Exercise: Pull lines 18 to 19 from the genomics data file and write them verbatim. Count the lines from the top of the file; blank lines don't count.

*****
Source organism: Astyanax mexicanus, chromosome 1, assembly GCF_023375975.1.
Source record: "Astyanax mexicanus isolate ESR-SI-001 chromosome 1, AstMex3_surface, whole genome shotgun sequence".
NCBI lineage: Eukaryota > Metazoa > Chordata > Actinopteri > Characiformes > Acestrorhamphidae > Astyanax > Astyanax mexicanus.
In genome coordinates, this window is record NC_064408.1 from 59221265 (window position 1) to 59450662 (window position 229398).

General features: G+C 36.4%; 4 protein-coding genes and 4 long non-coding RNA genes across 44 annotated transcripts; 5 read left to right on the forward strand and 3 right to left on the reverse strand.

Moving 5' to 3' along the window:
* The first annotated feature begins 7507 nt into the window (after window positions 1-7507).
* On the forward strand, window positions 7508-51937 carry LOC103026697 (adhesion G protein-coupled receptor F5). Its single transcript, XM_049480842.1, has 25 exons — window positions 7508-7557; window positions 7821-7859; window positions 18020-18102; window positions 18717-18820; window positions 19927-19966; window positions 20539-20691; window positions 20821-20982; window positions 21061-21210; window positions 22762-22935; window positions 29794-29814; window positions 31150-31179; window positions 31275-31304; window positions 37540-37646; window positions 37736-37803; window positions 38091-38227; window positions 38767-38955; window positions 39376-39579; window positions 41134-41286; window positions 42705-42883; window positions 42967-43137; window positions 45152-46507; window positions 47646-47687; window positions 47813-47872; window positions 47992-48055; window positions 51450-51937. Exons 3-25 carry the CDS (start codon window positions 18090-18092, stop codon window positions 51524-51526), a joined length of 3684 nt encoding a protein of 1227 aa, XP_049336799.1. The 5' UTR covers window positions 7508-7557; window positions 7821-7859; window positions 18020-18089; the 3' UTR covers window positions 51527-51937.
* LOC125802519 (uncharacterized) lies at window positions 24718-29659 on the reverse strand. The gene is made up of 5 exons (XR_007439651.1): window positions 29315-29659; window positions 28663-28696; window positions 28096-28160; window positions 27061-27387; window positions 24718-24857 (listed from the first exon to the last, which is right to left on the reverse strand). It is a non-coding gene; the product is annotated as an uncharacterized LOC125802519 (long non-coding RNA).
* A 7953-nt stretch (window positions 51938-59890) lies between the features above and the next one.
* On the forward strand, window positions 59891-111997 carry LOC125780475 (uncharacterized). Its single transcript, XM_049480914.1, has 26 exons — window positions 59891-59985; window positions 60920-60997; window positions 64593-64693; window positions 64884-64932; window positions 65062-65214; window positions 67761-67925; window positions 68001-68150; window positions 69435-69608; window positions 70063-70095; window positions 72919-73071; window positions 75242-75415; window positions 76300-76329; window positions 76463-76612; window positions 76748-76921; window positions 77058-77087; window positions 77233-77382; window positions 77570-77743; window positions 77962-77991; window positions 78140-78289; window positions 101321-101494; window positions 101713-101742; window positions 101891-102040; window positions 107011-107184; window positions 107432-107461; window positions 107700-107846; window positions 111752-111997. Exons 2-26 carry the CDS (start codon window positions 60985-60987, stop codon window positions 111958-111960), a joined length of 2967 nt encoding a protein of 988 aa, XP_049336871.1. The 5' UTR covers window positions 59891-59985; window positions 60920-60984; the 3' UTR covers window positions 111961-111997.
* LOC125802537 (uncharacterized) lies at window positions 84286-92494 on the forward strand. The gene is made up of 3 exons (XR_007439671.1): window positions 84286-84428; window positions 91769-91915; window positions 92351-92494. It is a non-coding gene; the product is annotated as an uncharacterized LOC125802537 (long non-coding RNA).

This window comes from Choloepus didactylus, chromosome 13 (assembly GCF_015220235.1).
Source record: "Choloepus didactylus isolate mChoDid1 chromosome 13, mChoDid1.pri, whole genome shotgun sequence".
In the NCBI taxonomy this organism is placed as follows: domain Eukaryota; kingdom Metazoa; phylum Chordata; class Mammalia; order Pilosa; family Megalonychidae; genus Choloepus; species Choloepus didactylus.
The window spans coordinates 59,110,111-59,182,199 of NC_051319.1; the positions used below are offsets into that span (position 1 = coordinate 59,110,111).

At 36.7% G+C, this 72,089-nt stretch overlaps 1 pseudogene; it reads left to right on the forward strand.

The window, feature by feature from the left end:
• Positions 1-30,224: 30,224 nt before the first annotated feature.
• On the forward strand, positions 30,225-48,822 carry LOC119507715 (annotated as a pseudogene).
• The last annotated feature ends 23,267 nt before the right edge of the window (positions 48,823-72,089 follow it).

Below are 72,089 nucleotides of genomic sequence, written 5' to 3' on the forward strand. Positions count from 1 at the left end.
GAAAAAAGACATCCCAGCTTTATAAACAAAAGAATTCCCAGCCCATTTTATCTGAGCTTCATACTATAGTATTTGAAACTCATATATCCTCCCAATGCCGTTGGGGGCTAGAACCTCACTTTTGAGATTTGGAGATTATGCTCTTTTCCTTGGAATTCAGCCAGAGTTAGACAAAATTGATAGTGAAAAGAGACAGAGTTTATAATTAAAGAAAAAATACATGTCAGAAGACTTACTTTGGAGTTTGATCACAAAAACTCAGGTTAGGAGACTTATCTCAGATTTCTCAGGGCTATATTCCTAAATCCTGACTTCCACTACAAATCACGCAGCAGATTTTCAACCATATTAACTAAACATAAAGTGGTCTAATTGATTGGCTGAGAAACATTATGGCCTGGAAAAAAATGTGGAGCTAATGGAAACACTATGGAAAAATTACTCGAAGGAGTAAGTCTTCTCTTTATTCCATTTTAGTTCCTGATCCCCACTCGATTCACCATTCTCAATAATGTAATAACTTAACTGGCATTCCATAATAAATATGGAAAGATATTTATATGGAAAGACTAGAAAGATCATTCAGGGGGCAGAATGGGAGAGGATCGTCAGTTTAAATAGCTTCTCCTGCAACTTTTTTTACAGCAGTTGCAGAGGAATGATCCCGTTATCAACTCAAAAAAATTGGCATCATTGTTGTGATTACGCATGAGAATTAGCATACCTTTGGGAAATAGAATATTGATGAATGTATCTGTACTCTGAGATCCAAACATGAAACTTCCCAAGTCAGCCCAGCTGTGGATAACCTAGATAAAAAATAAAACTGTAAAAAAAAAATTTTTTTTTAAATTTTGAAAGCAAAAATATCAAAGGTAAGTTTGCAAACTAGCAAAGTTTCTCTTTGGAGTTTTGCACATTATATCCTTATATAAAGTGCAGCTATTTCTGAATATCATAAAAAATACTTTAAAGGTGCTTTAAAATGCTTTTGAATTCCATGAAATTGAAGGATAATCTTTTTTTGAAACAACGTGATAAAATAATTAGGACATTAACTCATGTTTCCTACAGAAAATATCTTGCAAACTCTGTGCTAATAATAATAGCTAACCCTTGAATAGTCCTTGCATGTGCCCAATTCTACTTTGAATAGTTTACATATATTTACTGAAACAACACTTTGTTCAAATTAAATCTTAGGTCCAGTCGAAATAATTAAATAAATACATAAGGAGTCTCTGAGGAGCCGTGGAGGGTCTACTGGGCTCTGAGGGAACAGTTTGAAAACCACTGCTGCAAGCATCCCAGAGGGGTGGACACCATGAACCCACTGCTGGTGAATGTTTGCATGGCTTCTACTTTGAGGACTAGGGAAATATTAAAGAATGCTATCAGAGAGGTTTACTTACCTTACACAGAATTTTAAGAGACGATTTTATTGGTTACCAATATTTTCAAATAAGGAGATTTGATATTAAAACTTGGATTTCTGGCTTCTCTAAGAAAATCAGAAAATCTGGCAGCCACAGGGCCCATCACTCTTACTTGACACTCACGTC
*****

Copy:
The window, feature by feature from the left end:
• Positions 1-30,224: 30,224 nt before the first annotated feature.